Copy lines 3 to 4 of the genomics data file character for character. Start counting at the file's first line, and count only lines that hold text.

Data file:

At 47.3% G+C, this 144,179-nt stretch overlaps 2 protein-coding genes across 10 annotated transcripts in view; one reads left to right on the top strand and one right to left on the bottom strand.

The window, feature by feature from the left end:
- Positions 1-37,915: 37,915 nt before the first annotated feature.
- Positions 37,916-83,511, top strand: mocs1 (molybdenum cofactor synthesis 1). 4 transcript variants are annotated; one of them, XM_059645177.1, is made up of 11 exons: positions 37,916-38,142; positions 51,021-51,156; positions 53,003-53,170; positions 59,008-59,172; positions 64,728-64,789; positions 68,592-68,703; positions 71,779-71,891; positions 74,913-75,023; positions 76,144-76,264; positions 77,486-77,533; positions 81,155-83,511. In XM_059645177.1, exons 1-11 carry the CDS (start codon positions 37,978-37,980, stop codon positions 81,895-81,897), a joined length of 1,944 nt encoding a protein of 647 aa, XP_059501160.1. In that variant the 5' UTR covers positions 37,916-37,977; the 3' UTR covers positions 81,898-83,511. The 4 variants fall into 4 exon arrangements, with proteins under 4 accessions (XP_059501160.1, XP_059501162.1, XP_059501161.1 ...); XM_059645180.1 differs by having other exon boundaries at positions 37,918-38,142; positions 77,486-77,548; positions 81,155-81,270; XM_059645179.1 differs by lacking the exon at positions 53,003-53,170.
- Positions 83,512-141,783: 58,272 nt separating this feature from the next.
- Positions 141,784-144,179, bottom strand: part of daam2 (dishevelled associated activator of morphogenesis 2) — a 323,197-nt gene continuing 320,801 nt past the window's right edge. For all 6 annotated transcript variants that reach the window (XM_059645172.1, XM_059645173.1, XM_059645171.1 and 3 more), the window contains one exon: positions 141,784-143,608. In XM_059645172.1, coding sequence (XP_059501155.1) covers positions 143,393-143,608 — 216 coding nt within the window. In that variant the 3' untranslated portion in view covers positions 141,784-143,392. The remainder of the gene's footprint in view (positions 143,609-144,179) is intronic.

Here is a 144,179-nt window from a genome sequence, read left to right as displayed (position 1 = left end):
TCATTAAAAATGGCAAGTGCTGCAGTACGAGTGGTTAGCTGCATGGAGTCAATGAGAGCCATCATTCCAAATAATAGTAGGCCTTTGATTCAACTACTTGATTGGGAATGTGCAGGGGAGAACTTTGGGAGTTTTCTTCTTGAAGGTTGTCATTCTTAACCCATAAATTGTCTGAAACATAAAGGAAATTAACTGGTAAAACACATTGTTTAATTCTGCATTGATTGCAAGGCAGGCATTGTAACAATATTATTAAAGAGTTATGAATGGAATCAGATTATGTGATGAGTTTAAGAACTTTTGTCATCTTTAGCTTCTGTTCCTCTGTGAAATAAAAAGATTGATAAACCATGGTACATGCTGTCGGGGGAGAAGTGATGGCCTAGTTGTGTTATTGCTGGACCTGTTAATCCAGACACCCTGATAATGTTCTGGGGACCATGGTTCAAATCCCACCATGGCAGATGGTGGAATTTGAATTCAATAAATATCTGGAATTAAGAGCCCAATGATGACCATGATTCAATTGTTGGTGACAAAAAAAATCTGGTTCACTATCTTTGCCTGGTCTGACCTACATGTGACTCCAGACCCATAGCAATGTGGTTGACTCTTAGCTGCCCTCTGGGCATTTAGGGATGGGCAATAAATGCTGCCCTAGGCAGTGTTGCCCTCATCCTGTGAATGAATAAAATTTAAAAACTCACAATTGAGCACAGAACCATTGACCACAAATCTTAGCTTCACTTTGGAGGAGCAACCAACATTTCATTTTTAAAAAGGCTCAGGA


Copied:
- Positions 1-37,915: 37,915 nt before the first annotated feature.
- Positions 37,916-83,511, top strand: mocs1 (molybdenum cofactor synthesis 1). 4 transcript variants are annotated; one of them, XM_059645177.1, is made up of 11 exons: positions 37,916-38,142; positions 51,021-51,156; positions 53,003-53,170; positions 59,008-59,172; positions 64,728-64,789; positions 68,592-68,703; positions 71,779-71,891; positions 74,913-75,023; positions 76,144-76,264; positions 77,486-77,533; positions 81,155-83,511. In XM_059645177.1, exons 1-11 carry the CDS (start codon positions 37,978-37,980, stop codon positions 81,895-81,897), a joined length of 1,944 nt encoding a protein of 647 aa, XP_059501160.1. In that variant the 5' UTR covers positions 37,916-37,977; the 3' UTR covers positions 81,898-83,511. The 4 variants fall into 4 exon arrangements, with proteins under 4 accessions (XP_059501160.1, XP_059501162.1, XP_059501161.1 ...); XM_059645180.1 differs by having other exon boundaries at positions 37,918-38,142; positions 77,486-77,548; positions 81,155-81,270; XM_059645179.1 differs by lacking the exon at positions 53,003-53,170.